CCTV’s ability to enforce crime prevention goes far beyond what could have been imagined when it emerged several decades ago.
Back in the ‘80s, CCTV’s contribution to crime prevention was largely limited to deterring would be intruders and vandals. The grainy, blurred images captured by the first generation of monochrome security cameras were just about able to help verify that some suspicious activity was taking place, but offered little opportunity to provide police with video evidence which would assist them in identifying the culprits.
Fast forward to 2020 and CCTV has become widely accepted as a highly effective tool to help deter and detect criminal activity and create safe space. This is borne out by reports that estimate there are now close to 6 million cameras installed in the UK, with approximately 500,000 of these deployed around London.
Economies of scale and a highly competitive environment in which there is no shortage of manufacturers fighting for market share, has driven down the price of cameras and recorders and this has meant CCTV is now affordable even for small private households, as well as upmarket residential accommodation and businesses. Major advances in technology has also ensured that CCTV is able to play a role far beyond deterring wrongdoers, with the latest generation of cameras able to capture ‘need to be seen to be believed’ evidence grade images.
Proactive Crime Prevention
Commercially run remote monitoring centres are also able to add to the ability of CCTV to detect or prevent crime, as their operators can quickly verify what is occurring on site and take appropriate action, such as dispatching a security guard to the scene or reporting the incident to the police. Event driven monitoring, which has been made possible by motion detection and intelligent video analytics technologies, has brought down the cost of these services as it is no longer necessary for large numbers of operators to be employed in order to monitor sites 24/7. It has also helped with the effectiveness of remote monitoring, as there is a lower risk of something being missed because of a lack of concentration.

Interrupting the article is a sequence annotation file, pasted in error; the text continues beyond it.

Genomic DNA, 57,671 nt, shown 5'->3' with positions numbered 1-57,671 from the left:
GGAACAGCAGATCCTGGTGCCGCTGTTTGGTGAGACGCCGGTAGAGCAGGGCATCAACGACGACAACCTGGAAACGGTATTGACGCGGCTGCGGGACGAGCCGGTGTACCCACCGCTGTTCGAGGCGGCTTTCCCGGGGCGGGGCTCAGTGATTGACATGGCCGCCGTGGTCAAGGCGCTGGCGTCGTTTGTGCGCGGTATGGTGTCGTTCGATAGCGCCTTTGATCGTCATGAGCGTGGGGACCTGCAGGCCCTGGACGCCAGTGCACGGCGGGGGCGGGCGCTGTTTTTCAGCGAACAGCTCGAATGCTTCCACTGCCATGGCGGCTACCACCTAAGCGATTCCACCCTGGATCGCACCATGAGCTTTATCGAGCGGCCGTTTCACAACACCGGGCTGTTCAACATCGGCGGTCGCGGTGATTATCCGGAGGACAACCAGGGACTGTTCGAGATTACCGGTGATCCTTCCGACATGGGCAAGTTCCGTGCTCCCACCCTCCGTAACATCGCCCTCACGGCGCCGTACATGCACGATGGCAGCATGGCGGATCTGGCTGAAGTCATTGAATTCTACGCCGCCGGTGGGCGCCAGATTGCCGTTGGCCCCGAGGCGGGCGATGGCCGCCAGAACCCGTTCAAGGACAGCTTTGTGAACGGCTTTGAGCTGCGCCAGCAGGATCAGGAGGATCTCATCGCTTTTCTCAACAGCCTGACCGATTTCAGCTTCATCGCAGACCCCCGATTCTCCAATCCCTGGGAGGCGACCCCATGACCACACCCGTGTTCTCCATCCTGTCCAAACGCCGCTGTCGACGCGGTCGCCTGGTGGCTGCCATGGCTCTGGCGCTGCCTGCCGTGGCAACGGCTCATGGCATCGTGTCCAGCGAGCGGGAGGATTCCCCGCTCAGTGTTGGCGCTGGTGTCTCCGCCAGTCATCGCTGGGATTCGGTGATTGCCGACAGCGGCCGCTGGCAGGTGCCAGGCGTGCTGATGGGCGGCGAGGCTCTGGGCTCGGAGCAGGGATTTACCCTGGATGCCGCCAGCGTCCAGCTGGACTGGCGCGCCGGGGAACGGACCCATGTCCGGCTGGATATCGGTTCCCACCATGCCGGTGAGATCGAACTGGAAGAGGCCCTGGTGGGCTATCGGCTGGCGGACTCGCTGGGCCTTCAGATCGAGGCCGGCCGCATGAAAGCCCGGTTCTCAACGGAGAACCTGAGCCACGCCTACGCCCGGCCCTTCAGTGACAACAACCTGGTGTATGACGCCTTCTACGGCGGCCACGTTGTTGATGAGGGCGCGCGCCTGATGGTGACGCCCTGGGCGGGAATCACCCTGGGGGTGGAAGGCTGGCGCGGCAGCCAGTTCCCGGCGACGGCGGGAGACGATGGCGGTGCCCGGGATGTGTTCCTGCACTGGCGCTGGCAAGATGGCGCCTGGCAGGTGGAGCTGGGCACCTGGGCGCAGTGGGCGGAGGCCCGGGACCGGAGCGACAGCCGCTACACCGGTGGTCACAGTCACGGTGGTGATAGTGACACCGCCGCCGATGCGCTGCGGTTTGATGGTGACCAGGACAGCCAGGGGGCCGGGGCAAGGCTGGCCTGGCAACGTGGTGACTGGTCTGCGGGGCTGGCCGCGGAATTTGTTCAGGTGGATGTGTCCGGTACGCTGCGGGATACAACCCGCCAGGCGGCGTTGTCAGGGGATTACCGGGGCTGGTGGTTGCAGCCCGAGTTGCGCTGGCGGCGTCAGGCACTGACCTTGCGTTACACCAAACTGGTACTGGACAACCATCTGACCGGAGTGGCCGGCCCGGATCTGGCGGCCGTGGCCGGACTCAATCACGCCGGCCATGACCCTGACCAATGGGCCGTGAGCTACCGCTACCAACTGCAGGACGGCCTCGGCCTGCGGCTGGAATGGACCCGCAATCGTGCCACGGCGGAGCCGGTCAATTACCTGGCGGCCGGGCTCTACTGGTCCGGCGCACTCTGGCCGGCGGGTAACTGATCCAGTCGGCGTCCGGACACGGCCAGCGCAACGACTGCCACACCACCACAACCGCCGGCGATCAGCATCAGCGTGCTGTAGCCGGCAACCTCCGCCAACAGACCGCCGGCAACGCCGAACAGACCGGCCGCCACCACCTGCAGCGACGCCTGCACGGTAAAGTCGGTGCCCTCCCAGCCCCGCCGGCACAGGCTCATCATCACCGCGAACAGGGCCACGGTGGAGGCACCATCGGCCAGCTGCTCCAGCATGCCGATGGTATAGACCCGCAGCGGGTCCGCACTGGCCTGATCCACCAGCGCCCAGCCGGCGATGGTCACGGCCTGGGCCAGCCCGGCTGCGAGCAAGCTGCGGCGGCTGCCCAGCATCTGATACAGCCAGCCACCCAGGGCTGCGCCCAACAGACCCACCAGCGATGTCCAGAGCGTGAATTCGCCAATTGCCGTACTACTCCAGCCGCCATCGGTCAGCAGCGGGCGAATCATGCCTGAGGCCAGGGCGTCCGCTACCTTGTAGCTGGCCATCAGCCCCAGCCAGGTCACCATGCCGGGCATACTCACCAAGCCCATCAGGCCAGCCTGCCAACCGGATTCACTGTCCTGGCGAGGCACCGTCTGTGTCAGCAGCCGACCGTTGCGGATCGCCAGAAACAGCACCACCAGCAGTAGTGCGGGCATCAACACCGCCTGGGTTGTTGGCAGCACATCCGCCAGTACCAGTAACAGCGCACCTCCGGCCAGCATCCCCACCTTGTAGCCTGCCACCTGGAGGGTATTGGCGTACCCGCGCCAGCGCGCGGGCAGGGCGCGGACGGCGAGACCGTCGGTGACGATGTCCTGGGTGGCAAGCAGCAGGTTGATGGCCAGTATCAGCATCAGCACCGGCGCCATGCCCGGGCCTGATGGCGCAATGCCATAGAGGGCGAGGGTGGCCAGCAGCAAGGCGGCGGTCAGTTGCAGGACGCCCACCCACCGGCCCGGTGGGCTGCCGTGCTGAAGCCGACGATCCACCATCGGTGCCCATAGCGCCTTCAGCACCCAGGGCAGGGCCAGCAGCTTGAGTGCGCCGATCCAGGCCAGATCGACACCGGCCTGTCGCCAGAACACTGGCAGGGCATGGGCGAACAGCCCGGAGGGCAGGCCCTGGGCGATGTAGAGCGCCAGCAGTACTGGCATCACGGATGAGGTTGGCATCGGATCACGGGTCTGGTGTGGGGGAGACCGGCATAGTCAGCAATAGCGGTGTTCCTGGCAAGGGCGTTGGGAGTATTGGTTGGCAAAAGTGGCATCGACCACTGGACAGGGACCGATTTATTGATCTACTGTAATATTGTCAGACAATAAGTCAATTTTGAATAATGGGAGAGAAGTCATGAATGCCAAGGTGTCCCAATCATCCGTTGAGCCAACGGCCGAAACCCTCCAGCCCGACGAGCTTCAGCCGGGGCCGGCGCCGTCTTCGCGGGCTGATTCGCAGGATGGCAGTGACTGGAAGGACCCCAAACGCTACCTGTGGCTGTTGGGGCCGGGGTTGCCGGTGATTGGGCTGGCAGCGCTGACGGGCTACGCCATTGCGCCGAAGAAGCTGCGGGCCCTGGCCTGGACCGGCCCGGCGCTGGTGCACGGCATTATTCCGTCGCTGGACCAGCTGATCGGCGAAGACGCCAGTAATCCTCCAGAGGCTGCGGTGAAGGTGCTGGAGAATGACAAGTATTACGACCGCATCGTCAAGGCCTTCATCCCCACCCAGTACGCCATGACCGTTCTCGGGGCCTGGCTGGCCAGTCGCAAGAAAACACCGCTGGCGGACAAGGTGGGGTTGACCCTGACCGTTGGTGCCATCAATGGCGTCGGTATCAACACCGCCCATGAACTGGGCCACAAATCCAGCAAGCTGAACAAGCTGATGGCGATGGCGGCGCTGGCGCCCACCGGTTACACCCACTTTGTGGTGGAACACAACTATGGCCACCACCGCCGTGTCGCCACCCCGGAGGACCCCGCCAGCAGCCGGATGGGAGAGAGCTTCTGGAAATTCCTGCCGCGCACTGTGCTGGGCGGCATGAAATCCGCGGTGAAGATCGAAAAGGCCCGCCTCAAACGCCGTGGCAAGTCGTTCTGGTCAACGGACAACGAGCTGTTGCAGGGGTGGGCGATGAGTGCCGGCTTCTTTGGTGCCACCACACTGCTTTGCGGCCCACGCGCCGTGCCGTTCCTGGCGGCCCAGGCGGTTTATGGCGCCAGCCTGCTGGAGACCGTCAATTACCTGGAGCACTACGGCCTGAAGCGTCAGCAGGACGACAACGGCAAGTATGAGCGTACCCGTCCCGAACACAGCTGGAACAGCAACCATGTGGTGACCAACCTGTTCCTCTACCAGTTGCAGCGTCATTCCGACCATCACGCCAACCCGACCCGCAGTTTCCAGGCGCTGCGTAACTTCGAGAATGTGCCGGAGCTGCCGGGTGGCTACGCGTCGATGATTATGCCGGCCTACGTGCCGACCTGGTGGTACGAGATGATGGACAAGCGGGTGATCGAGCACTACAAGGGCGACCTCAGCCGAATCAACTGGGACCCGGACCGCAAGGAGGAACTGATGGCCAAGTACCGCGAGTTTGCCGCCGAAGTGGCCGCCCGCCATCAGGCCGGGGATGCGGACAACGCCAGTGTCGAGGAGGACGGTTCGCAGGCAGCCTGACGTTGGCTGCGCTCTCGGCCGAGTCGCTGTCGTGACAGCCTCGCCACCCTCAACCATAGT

The migration from analogue CCTV to IP network-based video surveillance has also made it much easier to integrate security cameras with access control and intruder detection systems to allow control room operators to visually verify alarms and events.
Automated number plate recognition (ANPR) software has a proven track record of adding real-life practical benefits to CCTV systems, whilst specialist video analytics applications such as face recognition are enabling users to take their security to an even higher level. The emergence of deep learning video analytics, which offer a high level of detection accuracy, whilst minimising false alarms, will provide users with a powerful tool to keep one step ahead of the criminal fraternity.